Francesco SCHIAVONE ([email protected]) is professor of Management at University of Naples Parthenope, Italy. He is also affiliated professor at Paris School of Business, France. His main research areas are innovation management, strategy and healthcare management.

Ulrike STEFANI ([email protected]) holds the Chair of Accounting at the University of Konstanz, Germany. Her main research area is Behavioural Accounting.

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Bathelt, H., Cohendet, P., Henn, S. and Simon, L. (2017), The Elgar Companion to Innovation and Knowledge Creation, Edward Elgar Publishing Ltd, Northampton, MA.
Birkinshaw, J. and Haas, M. (2016), “Increase Your Return on Failure”, Harvard Business Review, No. 94, pp. 88–93.
Birkinshaw, J., Hamel, G. and Mol, M.J. (2008), “Management Innovation”, Academy of Management Review, Vol. 33 No. 4, pp. 825–845.
Chapman, C.S. (2005), Controlling Strategy: Management, Accounting, and Performance Measurement, OUP Oxford, Oxford ; New York.
Chatzoglou, P. and Chatzoudes, D. (2017), “The role of innovation in building competitive advantages: an empirical investigation”, European Journal of Innovation Management, Vol. 21 No. 1, pp. 44–69.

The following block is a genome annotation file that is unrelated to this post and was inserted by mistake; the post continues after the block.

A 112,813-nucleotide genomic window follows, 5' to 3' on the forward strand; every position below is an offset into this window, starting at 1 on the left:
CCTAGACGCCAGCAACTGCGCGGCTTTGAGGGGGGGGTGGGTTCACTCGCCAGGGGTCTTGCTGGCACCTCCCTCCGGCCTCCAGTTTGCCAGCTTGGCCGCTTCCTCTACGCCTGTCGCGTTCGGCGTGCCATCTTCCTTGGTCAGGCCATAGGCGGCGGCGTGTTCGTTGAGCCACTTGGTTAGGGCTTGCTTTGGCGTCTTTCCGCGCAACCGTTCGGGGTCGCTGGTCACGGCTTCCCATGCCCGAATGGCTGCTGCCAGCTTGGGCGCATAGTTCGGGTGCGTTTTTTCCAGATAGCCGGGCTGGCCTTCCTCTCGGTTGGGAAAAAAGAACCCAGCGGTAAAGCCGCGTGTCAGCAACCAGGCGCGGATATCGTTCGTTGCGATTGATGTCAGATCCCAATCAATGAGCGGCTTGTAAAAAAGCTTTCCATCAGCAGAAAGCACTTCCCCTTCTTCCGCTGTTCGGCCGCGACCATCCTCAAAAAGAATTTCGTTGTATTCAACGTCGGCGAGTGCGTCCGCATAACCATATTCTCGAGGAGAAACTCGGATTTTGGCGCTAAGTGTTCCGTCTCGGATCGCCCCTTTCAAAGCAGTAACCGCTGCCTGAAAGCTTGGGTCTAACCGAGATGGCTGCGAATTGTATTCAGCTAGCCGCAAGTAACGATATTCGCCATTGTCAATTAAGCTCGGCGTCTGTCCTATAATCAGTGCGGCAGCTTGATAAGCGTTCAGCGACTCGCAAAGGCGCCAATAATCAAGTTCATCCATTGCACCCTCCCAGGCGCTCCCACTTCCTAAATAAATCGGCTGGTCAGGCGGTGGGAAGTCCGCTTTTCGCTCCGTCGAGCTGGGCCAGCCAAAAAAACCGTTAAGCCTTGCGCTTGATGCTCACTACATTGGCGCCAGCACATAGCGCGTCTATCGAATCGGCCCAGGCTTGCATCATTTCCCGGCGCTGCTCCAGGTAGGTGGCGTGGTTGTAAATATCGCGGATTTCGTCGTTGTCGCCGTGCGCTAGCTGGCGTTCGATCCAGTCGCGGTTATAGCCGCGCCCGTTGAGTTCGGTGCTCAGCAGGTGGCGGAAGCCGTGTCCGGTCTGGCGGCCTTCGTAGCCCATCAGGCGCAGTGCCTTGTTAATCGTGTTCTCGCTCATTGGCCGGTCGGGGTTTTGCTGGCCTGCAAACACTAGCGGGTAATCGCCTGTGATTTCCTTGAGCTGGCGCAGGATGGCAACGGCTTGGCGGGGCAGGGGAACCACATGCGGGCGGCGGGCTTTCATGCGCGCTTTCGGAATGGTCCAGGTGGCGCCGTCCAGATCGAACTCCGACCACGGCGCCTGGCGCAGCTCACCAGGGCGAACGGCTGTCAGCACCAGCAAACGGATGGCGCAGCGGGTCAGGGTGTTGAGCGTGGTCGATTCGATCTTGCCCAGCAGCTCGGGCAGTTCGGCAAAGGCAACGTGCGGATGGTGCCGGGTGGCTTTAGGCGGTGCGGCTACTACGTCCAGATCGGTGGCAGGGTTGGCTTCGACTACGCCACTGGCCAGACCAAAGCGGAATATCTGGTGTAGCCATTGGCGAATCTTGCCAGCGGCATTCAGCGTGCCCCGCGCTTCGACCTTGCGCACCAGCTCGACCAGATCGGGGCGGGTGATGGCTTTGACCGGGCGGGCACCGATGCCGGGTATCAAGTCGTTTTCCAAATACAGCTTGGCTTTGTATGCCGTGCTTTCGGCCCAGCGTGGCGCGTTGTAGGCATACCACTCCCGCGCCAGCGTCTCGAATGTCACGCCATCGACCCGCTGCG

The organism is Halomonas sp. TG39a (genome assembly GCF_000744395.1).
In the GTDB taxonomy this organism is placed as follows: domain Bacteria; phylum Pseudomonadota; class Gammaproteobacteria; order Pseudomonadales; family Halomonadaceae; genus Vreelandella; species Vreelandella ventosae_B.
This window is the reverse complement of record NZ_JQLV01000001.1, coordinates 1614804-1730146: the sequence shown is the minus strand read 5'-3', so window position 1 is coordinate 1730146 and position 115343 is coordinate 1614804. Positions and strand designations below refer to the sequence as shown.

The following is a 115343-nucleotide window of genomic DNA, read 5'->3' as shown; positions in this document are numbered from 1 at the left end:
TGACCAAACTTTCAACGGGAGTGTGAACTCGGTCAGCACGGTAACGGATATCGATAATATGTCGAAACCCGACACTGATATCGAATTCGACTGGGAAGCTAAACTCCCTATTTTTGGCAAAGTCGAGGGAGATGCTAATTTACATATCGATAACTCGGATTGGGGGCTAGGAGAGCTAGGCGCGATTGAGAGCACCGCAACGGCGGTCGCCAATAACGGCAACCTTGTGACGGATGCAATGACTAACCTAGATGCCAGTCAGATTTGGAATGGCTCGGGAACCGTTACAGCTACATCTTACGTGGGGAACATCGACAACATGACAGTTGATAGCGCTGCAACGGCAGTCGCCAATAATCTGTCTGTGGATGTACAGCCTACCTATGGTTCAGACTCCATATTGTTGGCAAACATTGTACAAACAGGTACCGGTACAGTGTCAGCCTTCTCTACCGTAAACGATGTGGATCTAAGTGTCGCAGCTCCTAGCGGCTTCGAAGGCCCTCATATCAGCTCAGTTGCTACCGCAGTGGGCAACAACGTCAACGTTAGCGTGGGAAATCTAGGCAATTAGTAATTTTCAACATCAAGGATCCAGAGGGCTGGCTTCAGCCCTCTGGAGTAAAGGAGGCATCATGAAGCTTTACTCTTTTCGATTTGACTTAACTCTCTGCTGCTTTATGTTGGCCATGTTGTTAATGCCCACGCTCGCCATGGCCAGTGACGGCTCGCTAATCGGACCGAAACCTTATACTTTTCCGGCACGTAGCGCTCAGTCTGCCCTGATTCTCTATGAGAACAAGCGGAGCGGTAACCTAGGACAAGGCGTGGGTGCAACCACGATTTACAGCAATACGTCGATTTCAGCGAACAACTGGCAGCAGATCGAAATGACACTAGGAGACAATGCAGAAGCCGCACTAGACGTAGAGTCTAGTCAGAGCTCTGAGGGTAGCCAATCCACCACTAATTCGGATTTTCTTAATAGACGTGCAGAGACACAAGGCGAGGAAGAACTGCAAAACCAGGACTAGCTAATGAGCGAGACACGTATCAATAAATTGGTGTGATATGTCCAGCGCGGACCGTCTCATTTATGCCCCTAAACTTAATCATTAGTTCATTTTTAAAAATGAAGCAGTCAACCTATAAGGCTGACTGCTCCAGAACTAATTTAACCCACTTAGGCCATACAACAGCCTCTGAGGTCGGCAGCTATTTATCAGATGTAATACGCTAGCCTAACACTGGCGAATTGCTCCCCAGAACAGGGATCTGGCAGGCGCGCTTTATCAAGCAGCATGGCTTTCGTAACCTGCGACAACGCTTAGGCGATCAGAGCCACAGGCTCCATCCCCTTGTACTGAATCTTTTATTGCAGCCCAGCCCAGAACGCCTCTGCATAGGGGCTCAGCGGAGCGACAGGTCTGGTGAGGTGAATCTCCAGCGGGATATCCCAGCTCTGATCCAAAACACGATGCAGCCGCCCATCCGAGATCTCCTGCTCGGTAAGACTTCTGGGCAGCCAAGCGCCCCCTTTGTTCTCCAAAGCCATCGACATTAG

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Christensen, C.M. and Raynor, M.E. (2013), The Innovator’s Solution: Creating and Sustaining Successful Growth, Harvard Business Review Press, Boston, Massachusetts.
Das, P., Verburg, R., Verbraeck, A. and Bonebakker, L. (2017), “Barriers to innovation within large financial services firms: An in-depth study into disruptive and radical innovation projects at a bank”, European Journal of Innovation Management, Vol. 21 No. 1, pp. 96–112.
Gassmann, O. and Schweitzer, F. (2013), Management of the Fuzzy Front End of Innovation, 2014 ed., Springer International Publishing AG, New York.
Grabner, I. and Speckbacher, G. (2016), “The cost of creativity: A control perspective”, Accounting, Organizations and Society, Vol. 48 No. Supplement C, pp. 31–42.
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Neukam, M.N. (2017), “Managing the fuzzy front-end in multicultural teams”, European Journal of Innovation Management, Vol. 20 No. 4, pp. 578–598.
Nucciarelli, A., Li, F., Fernandes, K.J., Goumagias, N., Cabras, I., Devlin, S., Kudenko, D., et al. (2017), “From value chains to technological platforms: The effects of crowdfunding in the digital game industry”, Journal of Business Research, Vol. 78 No. Supplement C, pp. 341–352.